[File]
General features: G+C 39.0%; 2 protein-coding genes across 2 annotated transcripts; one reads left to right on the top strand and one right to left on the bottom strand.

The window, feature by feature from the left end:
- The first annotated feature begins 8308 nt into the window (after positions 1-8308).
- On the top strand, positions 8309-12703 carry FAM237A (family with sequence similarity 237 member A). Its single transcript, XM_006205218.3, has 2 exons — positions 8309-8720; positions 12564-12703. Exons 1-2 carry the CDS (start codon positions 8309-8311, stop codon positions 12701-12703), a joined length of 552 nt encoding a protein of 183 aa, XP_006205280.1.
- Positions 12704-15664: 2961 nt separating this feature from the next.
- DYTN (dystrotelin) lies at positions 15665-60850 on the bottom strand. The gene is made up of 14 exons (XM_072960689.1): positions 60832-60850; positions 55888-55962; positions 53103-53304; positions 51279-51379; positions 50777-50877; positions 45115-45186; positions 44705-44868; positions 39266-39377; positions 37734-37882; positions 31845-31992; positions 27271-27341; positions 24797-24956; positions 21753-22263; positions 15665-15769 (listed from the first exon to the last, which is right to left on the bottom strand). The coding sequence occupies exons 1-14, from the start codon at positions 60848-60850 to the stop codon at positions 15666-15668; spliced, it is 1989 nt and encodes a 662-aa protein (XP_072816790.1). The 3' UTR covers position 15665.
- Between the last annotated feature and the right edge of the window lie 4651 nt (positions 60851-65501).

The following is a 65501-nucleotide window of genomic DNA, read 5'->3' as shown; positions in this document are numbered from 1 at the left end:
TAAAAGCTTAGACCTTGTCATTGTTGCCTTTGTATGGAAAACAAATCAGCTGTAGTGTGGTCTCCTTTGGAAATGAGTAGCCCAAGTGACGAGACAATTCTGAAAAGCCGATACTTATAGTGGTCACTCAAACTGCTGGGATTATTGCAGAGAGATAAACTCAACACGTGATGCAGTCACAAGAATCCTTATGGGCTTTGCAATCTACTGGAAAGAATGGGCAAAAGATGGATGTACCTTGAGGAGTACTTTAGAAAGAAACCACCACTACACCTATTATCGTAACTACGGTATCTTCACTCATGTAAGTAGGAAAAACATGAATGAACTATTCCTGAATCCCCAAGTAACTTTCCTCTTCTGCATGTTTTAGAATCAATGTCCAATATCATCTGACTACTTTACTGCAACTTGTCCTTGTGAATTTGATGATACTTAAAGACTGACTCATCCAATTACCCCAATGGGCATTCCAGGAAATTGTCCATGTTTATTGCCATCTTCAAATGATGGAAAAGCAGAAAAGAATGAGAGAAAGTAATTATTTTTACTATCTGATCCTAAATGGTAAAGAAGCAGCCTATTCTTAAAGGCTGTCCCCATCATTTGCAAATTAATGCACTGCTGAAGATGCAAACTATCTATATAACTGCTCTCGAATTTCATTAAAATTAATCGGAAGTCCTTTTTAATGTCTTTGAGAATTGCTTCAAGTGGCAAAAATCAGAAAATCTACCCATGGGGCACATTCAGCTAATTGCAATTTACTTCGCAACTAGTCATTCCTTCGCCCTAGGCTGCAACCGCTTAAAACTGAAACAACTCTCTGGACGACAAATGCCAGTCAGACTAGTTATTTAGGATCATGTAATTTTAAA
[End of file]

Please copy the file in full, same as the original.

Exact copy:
General features: G+C 39.0%; 2 protein-coding genes across 2 annotated transcripts; one reads left to right on the top strand and one right to left on the bottom strand.

The window, feature by feature from the left end:
- The first annotated feature begins 8308 nt into the window (after positions 1-8308).
- On the top strand, positions 8309-12703 carry FAM237A (family with sequence similarity 237 member A). Its single transcript, XM_006205218.3, has 2 exons — positions 8309-8720; positions 12564-12703. Exons 1-2 carry the CDS (start codon positions 8309-8311, stop codon positions 12701-12703), a joined length of 552 nt encoding a protein of 183 aa, XP_006205280.1.
- Positions 12704-15664: 2961 nt separating this feature from the next.
- DYTN (dystrotelin) lies at positions 15665-60850 on the bottom strand. The gene is made up of 14 exons (XM_072960689.1): positions 60832-60850; positions 55888-55962; positions 53103-53304; positions 51279-51379; positions 50777-50877; positions 45115-45186; positions 44705-44868; positions 39266-39377; positions 37734-37882; positions 31845-31992; positions 27271-27341; positions 24797-24956; positions 21753-22263; positions 15665-15769 (listed from the first exon to the last, which is right to left on the bottom strand). The coding sequence occupies exons 1-14, from the start codon at positions 60848-60850 to the stop codon at positions 15666-15668; spliced, it is 1989 nt and encodes a 662-aa protein (XP_072816790.1). The 3' UTR covers position 15665.
- Between the last annotated feature and the right edge of the window lie 4651 nt (positions 60851-65501).

The following is a 65501-nucleotide window of genomic DNA, read 5'->3' as shown; positions in this document are numbered from 1 at the left end:
TAAAAGCTTAGACCTTGTCATTGTTGCCTTTGTATGGAAAACAAATCAGCTGTAGTGTGGTCTCCTTTGGAAATGAGTAGCCCAAGTGACGAGACAATTCTGAAAAGCCGATACTTATAGTGGTCACTCAAACTGCTGGGATTATTGCAGAGAGATAAACTCAACACGTGATGCAGTCACAAGAATCCTTATGGGCTTTGCAATCTACTGGAAAGAATGGGCAAAAGATGGATGTACCTTGAGGAGTACTTTAGAAAGAAACCACCACTACACCTATTATCGTAACTACGGTATCTTCACTCATGTAAGTAGGAAAAACATGAATGAACTATTCCTGAATCCCCAAGTAACTTTCCTCTTCTGCATGTTTTAGAATCAATGTCCAATATCATCTGACTACTTTACTGCAACTTGTCCTTGTGAATTTGATGATACTTAAAGACTGACTCATCCAATTACCCCAATGGGCATTCCAGGAAATTGTCCATGTTTATTGCCATCTTCAAATGATGGAAAAGCAGAAAAGAATGAGAGAAAGTAATTATTTTTACTATCTGATCCTAAATGGTAAAGAAGCAGCCTATTCTTAAAGGCTGTCCCCATCATTTGCAAATTAATGCACTGCTGAAGATGCAAACTATCTATATAACTGCTCTCGAATTTCATTAAAATTAATCGGAAGTCCTTTTTAATGTCTTTGAGAATTGCTTCAAGTGGCAAAAATCAGAAAATCTACCCATGGGGCACATTCAGCTAATTGCAATTTACTTCGCAACTAGTCATTCCTTCGCCCTAGGCTGCAACCGCTTAAAACTGAAACAACTCTCTGGACGACAAATGCCAGTCAGACTAGTTATTTAGGATCATGTAATTTTAAA